8. Having done festivals like Glastonbury and T In The Park, what’s your thoughts on the UK festival culture ?
“Festival culture in the UK is why the UK is a superpower. It’s prioritized more highly than in any other country. It means the average UK punter has the working and contemporary knowledge of the comedy and music scene that would rival an industry person and their knowledge. It’s integral, it’s so important and it’s so much fun. That’s why I started coming over because I wanted to do the festivals because they looked so much fun. The first festival I did was T In The Park. I’m staying with people now while I write my radio show that I met at that festival. My most enduring friendships have come from people that I met at festivals because they’re like little mini Summer camps where all you do is drink your face off and hang out!”
9. Curveball question now. You’re about to get into a fight, what song would be playing for you ?
“Ooh, I love that question? Who am I fighting? Right, it would be Coldplay’s Fix You because that song always makes people cry and I’ve heard it so many times that it doesn’t make me cry anymore so I’d be the only person in the room not crying. I think that puts my at a huge advantage.”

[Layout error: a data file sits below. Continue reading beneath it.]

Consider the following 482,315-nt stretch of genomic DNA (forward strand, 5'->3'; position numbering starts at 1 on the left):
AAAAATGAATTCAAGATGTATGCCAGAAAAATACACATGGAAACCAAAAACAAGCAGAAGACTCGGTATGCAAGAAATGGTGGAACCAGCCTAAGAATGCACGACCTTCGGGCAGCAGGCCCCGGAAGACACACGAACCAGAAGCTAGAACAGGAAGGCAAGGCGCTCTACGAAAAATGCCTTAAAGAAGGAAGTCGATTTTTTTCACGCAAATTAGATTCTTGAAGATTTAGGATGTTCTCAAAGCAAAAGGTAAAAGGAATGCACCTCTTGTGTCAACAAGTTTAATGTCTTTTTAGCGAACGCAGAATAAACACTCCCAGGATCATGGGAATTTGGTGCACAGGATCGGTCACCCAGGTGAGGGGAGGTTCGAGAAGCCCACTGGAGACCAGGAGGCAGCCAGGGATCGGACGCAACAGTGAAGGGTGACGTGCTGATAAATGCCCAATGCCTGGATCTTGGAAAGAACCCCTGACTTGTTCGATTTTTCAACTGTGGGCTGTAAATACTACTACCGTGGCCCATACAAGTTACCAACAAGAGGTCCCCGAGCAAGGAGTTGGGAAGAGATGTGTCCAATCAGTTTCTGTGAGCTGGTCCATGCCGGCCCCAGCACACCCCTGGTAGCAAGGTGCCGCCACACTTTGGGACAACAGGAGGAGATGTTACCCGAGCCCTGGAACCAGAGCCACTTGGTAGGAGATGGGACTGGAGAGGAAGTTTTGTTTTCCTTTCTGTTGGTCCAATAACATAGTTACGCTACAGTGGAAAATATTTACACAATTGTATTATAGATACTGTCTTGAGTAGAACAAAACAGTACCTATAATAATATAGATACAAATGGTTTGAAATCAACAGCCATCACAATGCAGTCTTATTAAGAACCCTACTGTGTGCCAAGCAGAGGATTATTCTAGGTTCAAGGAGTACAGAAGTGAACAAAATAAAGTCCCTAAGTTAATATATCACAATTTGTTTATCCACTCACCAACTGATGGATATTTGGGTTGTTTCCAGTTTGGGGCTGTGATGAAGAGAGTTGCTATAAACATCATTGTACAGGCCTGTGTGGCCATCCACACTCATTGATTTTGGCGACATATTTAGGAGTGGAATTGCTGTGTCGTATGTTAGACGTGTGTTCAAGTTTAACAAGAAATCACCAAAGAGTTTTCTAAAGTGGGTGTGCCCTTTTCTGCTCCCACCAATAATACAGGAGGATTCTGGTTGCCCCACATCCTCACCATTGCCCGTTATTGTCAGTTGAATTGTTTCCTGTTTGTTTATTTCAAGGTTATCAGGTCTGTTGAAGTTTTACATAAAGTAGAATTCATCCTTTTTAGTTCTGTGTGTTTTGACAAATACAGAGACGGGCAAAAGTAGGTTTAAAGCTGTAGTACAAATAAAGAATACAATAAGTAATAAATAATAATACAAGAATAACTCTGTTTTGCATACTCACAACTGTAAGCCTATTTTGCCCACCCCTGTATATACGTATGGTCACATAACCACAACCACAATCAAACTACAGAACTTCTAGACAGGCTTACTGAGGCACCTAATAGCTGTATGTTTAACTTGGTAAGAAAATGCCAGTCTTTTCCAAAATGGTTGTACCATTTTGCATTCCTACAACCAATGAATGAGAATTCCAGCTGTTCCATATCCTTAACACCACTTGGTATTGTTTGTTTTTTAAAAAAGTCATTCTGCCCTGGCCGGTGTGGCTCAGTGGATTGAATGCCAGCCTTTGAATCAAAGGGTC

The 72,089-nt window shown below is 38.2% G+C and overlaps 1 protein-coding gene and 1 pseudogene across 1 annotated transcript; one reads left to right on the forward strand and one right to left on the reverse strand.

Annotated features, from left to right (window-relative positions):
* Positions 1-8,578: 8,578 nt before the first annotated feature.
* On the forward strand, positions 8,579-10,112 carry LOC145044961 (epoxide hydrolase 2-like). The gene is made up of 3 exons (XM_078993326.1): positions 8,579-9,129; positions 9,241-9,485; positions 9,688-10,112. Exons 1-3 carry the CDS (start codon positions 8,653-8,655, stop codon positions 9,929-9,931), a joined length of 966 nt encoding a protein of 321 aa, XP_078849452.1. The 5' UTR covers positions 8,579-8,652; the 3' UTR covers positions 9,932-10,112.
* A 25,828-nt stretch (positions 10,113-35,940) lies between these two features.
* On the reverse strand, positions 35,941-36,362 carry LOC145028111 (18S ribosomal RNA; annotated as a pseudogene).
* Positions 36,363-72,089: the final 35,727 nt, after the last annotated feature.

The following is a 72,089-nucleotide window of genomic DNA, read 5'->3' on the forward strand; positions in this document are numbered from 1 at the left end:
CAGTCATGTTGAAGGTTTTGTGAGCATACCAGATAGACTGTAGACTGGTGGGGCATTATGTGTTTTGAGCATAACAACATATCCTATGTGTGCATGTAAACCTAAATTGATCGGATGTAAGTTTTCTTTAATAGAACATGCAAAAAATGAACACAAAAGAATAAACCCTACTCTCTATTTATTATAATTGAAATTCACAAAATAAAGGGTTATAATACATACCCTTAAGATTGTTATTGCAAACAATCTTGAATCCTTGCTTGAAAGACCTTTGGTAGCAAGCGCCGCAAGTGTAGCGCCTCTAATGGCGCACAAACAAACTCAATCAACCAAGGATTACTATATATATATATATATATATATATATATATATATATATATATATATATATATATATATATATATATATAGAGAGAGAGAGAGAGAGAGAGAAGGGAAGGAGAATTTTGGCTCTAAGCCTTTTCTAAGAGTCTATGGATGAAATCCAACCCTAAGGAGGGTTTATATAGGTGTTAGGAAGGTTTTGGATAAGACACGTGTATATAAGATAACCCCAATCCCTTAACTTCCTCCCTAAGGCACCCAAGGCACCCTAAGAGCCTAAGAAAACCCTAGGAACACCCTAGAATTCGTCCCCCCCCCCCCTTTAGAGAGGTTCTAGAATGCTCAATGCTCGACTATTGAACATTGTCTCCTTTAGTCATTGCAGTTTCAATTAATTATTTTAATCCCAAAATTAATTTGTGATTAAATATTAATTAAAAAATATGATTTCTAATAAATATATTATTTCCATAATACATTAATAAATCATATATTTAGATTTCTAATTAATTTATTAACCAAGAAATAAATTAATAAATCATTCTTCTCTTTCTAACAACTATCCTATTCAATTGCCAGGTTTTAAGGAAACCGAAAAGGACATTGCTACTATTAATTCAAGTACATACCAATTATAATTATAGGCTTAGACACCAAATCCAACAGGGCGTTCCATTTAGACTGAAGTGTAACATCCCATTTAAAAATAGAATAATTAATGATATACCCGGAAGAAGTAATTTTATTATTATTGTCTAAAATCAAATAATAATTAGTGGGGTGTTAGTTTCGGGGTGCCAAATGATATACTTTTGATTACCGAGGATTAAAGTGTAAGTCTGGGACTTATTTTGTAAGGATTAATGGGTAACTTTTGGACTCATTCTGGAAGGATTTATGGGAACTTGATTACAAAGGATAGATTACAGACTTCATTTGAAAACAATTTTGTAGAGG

10. Just to finish then, apart from the tour and your radio series for Radio 4, what else do you have lined-up for 2020 ?
“Yeah! I’m going to be focussed on touring but I’m writing some television and some radio. I’ve got a TV show that I wrote on which is coming out on Netflix in 2020. Like I said, I can’t wait to tour so thank you if you’re coming out to the shows and, if you do then come and say hi afterwards, I love to hang out and see what people think about the show especially in the UK. I’m an observant Jew so I’m always interested in what people are upset about or worried about, it’s part of who I am so make sure you come to a show and say hi!”
Get all the details on the tour here.